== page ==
All travelers from outside the Middle East will need a passport that is valid for at least 6 months after the day you plan to return from Egypt. You must also provide proof that you intend to return or continue your travels elsewhere. You are responsible to ensure your passport is current and that your name on your passport matches all your other travel documents. If you find that your name differs between any documents, please let us know right away.

You will need a visa to travel to and inside Egypt. Most nationalities can obtain one when they arrive at Cairo airport but please check visa requirements for your country because Egypt does require a visa to be issued before travelling for some nationalities. When you leave Egypt, you must show proof of entry via a stamp on your valid passport. If you don’t provide this stamp, officials may prevent you from leaving Egypt.

Egypt is very dry in some places so be prepared for a hot and dry climate but it can get cold in the nights and evenings during the winter months. February to April and October to November are the best times of the year climate-wise to visit the pyramids and the Valley of the King although it can be very hot and dusty in April because of winds blowing in from the Sahara.

Updated weather forecasts can be obtained from Weather.com.

Egypt is a liberal country but women should dress modestly as per the customs and culture of the country. Women do not need to cover their heads as in some other Islamic countries. In the summertime it is hot, so loose-fitting clothing is the more comfortable. Around the pool or at the beach all swimwear is acceptable but topless bathing is frowned upon.

It is recommended that travelers take out insurance in case of any need to cancel their trip or should any medical emergency arise whilst abroad. Most insurance policies also cover baggage loss/damage or problems in completing the trip due to circumstances beyond your control. Read your policy carefully to see exactly what you are covered for.

The Egyptian currency is called the Egyptian Pound (LE). Notes come in denominations of 1, 5, 10, 20, 50 100 and 200 LE. Coins come in denominations of 10pt, 20pt, 25pt, 50pt, and 1LE. Note: some tour operators and hotels only accept hard currency. We recommend that you bring a minimum of $100 US per person for each day’s expenses.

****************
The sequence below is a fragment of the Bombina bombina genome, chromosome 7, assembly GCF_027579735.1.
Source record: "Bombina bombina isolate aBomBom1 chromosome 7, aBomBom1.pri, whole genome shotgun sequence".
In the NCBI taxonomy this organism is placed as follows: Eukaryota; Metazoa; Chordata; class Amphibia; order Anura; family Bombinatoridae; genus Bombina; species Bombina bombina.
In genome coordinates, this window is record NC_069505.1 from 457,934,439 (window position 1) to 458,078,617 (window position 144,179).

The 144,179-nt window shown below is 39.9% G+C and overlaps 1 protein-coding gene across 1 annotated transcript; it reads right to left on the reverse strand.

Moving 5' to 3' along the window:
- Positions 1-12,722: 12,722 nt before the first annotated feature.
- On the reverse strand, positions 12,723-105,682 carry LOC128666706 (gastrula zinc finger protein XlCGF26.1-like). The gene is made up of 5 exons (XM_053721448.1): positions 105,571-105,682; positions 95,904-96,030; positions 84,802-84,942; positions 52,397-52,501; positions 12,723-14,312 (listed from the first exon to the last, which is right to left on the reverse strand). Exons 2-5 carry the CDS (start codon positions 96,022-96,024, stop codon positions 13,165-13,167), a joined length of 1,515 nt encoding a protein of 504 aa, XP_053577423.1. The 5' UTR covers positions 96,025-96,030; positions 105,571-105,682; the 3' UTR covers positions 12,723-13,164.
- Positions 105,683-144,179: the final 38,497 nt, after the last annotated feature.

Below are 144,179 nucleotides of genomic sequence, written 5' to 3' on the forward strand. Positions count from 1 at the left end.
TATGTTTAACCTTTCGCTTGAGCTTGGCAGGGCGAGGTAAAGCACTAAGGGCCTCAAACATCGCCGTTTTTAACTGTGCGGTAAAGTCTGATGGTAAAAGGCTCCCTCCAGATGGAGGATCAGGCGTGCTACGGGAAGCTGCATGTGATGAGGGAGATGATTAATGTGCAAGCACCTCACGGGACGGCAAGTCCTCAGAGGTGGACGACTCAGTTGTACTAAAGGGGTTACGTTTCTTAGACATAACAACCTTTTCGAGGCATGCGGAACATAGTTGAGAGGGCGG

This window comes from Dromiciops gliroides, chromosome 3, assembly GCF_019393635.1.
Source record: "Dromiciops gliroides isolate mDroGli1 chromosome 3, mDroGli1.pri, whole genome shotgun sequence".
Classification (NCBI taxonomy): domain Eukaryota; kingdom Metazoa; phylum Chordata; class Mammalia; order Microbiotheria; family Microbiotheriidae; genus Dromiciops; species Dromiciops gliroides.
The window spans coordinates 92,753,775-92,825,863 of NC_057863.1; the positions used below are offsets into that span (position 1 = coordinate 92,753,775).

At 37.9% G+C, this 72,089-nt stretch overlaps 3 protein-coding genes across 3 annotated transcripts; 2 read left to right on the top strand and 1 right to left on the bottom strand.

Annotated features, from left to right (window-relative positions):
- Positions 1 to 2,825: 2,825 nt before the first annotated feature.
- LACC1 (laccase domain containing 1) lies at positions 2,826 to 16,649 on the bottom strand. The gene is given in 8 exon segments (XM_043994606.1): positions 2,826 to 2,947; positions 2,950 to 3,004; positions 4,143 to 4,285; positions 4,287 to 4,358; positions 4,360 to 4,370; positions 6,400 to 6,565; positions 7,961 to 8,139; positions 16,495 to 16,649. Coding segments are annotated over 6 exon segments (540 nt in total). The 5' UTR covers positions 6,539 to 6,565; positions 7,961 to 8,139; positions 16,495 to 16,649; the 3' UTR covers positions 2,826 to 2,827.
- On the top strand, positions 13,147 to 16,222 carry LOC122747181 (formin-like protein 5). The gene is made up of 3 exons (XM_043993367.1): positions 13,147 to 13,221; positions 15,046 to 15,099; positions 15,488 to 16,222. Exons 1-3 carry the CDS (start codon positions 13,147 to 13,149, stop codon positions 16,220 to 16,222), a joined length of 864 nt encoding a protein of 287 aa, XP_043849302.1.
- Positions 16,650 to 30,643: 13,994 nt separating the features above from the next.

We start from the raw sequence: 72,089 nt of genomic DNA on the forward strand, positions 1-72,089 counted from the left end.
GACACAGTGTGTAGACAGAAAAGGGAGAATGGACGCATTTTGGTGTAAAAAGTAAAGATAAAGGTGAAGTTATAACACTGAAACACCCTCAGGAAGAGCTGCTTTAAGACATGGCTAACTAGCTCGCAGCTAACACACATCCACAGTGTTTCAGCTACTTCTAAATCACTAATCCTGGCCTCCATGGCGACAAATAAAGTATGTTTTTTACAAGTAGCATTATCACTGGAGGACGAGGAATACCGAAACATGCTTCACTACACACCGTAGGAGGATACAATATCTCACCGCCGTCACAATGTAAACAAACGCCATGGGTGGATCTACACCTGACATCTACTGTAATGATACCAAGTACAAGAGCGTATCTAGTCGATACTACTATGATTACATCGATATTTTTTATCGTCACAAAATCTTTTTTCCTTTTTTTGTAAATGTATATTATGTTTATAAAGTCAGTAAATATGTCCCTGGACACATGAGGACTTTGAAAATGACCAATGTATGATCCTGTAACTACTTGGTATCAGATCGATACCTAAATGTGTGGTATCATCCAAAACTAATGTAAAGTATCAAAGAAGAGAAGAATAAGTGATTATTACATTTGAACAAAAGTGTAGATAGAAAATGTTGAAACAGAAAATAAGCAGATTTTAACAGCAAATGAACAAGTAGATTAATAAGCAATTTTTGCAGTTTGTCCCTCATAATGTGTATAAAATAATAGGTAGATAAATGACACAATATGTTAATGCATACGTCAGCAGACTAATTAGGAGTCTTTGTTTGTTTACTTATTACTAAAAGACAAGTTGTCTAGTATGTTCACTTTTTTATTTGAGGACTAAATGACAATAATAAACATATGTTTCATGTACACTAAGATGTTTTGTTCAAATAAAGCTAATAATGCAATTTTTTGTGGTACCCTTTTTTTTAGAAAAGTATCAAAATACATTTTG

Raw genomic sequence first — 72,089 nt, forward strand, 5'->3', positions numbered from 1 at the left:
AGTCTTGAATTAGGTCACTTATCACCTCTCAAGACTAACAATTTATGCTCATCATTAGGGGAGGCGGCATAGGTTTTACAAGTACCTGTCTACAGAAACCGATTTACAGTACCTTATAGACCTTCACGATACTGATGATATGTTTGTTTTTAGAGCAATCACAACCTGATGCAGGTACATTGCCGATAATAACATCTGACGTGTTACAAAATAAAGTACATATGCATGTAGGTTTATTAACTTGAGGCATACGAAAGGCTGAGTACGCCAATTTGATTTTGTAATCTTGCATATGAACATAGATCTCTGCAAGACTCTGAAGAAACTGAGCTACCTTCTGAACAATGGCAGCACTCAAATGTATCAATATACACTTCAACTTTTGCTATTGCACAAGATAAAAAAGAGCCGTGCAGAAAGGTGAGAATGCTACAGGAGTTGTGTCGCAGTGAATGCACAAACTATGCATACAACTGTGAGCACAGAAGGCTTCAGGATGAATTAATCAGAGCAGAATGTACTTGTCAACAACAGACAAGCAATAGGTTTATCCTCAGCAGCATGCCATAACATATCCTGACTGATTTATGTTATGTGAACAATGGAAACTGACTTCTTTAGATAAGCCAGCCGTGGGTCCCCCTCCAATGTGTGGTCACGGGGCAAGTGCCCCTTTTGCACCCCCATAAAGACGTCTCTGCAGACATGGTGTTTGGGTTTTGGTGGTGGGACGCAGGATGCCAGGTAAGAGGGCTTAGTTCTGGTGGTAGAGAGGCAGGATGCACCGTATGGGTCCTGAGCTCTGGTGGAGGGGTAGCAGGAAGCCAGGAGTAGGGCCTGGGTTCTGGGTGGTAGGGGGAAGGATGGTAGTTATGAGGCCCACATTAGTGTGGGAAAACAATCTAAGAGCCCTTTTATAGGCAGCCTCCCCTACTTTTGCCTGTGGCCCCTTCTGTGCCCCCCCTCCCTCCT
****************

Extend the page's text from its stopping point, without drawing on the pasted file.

Tipping is a way of life in Egypt and it is expected that you leave a tip even when a service charge is included in the bill. The amount that you tip is at your discretion based on your satisfaction with the service you receive but is usually about 8 to 10% of your bill. Always have small notes to hand to tip drivers, porters, and housekeeping.

Exchange places are easily found in all big cities and tourist destinations. Visa, Maestro and MasterCard are widely accepted in hotels, restaurants an big shops but souks and smaller shops will expect to be paid in cash.

Egypt’s power grid is set up for 220V AC. but some rural areas only have 110V AC. Sockets are either the “Type C” Euro plug or the “Type E” and “Type F” Schuko plug. We recommend you bring an adapter with you because it is not always easy to find the one that you need.

Mobile phone roaming charges are different between carriers, so be sure to check costs with your phone provider.

Large cities and tourist areas have many Internet cafes where you can pay to use the WiFi or wired network ports. Hotel in-room or lobby WiFi can be expensive, so check the rates before connecting to their services.

* Time Zone: UTC + 2
* Electricity: 220V AC + 110V in certain rural areas
* Telephone: Country code for calling you from outside Egypt is 20
* Emergency numbers in Egypt: Police: 122; Tourist Police: 126; Ambulance: 123; Fire: 125

Make a list of all the medicines and medical items you need to bring with you on your trip, plus dosages of prescription drugs, details of prescription glasses and any other medical necessities. Put spare eyewear and medications in  both checked and carryon bags in case some of your luggage gets lost in transit.

There are many non-prescription, over-the-counter medicines available in Egypt, but it is often difficult to get prescription medication. Bring water purification devices or iodine tablets in case bottled water is not available. We strongly recommend bringing some type of over-the-counter diarrhea medication.

Medical Needs Checklist

* Basic first aid and medicine kit (band-aids, antiseptics, pain meds)
* Pepto-Bismol, Imodium, electrolyte powders for adding to drinking water to solve dehydration problems, and anti-diarrheal medications
* Anti-histamine cream for insect bites and allergies
* SPF 30 or higher sunscreen, aloe-vera lotion for sunburn treatment, large-brim hat, lip balm, insect repellent, and sunglasses

There are currently no vaccination requirements for travelers visiting Egypt.